12 Nov 2013, BioSpectrum Bureau , BioSpectrum
Singapore: The Japanese owners of Ranbaxy Laboratories, drug major Daiichi Sankyo has accused the Singh brothers, former promoters of Ranbaxy Laboratories for concealing and misrepresenting facts at the time of selling stakes in 2008.
The Japanese drug firm has said that Malvinder Mohan Singh and Shivinder Mohan Singh had concealed and misrepresented facts at the time of its $2.4 billion purchase of a controlling stake in Ranbaxy Laboratories in 2008.
Daiichi made these accusations in an arbitration case filed in Singapore, a news report clarified. The company is seeking compensation for the losses that came up from the $500 million settlement that Ranbaxy had made with the US Department of Justice in May on charges of selling adulterated drugs in the US market.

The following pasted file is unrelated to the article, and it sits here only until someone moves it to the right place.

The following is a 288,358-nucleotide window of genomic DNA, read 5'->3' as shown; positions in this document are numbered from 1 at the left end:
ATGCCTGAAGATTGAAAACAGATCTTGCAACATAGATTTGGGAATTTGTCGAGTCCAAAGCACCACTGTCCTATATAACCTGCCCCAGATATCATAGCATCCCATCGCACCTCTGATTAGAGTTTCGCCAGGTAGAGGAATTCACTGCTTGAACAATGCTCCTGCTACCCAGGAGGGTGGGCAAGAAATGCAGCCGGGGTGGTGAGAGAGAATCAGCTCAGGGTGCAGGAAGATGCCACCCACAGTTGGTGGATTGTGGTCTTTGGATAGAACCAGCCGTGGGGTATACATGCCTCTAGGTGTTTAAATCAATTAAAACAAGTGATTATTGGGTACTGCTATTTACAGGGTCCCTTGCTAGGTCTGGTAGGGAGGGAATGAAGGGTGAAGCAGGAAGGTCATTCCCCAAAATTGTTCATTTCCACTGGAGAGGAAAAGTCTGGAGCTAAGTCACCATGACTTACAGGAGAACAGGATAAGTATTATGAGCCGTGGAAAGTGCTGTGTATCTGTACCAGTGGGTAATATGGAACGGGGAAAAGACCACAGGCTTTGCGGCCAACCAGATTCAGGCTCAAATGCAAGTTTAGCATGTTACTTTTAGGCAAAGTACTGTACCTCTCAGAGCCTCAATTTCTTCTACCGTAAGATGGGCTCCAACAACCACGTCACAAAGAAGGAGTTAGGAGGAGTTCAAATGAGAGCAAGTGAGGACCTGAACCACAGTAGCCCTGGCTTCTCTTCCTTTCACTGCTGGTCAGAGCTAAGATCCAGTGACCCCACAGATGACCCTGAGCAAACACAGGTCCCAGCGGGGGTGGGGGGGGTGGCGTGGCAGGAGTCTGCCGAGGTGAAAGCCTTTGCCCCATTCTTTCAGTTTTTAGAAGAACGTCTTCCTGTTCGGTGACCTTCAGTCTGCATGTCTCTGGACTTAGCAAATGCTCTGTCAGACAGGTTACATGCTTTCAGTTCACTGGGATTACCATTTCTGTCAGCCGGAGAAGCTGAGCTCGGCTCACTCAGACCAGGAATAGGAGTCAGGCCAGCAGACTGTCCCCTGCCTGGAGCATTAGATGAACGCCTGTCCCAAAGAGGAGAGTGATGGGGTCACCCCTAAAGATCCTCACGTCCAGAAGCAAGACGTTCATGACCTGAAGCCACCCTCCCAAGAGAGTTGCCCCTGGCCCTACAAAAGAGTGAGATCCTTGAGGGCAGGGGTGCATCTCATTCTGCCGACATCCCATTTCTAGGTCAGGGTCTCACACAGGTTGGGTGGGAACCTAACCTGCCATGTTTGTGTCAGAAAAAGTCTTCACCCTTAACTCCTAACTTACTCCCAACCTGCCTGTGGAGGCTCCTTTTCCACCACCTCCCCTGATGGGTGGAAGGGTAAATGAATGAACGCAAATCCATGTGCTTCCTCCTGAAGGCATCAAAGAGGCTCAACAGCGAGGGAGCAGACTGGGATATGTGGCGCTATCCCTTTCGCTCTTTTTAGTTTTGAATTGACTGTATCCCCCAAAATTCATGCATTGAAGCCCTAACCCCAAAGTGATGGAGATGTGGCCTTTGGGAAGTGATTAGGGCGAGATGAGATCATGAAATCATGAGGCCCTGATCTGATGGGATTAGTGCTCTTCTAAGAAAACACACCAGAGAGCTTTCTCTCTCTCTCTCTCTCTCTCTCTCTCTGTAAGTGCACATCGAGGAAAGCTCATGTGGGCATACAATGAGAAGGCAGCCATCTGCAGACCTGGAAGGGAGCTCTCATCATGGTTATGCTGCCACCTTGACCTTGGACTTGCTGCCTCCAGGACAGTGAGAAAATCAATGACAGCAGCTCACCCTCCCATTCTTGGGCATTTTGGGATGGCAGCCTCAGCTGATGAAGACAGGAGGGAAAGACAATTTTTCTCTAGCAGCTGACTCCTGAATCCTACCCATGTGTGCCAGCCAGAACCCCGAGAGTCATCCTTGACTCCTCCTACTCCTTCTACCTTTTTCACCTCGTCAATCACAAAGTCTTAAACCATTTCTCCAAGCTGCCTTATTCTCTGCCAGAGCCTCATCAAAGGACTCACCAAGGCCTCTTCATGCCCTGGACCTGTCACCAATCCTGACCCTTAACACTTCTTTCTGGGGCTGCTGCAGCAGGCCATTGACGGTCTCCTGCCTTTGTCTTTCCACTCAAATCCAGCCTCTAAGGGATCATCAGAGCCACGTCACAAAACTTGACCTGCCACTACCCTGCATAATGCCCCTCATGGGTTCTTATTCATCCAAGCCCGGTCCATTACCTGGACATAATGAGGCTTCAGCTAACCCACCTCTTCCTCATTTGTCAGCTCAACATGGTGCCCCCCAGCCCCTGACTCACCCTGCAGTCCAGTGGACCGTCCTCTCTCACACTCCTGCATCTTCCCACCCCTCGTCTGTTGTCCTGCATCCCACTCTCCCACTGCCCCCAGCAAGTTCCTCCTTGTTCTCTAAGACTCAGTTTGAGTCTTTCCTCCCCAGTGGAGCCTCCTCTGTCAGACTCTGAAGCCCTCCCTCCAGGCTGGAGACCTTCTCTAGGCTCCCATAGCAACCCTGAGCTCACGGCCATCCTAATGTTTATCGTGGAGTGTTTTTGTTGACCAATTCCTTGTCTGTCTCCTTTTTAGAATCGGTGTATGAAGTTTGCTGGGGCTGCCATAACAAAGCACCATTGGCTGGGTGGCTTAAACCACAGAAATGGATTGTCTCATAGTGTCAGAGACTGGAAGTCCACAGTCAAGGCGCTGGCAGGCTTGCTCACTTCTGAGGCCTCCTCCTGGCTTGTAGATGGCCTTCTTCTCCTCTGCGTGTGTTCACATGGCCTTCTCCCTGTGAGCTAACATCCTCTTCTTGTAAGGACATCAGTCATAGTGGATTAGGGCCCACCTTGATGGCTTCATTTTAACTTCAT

Daiichi has said soon after, on May 22 that it would initiate legal steps against the Singhs
A news report further quoted a person aware of the purchase terms who said, "It would be interesting to see the outcome of the arbitration given that Singh brothers had not indemnified the Japanese buyers for such eventualities," he said. The report added that a review of the share purchase agreement (SPA) executed on June 11, 2008, appears to indicate that this may indeed be the case.
As per the agreement, all disputes are to be resolved by the International Chamber of Commerce in accordance with commercial arbitration rules. "The arbitration proceedings and the award shall not be made public without the joint consent of the disputing sides and they shall maintain the confidentiality of such proceedings and the award," the SPA states.
Making a representation in the SPA, Ranbaxy said, "To the knowledge of the company, there is no event or situation that has not been disclosed to the buyer (Daiichi) and its representative since the accounts date and which could have a material adverse effect. For the purpose of this, the ‘knowledge of the company' shall mean the knowledge of founder 1 (Malvinder Mohan Singh) without any obligation of founder 1 to make any due enquiry."